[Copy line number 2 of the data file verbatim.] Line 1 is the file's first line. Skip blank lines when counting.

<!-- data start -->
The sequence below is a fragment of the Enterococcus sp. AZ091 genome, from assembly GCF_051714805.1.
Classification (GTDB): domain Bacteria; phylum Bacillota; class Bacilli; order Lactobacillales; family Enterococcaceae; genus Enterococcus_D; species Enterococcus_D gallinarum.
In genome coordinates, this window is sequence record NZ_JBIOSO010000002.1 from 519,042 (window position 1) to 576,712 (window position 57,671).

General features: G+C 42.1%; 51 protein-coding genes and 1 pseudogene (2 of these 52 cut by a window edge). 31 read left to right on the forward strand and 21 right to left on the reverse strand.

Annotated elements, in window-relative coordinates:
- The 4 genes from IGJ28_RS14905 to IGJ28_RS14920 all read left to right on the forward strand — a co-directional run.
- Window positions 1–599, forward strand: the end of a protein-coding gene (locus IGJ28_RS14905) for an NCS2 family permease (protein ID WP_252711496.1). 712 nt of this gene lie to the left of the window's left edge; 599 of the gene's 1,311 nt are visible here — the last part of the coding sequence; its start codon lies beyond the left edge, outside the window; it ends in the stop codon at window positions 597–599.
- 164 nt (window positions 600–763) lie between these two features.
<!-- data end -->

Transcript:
Classification (GTDB): domain Bacteria; phylum Bacillota; class Bacilli; order Lactobacillales; family Enterococcaceae; genus Enterococcus_D; species Enterococcus_D gallinarum.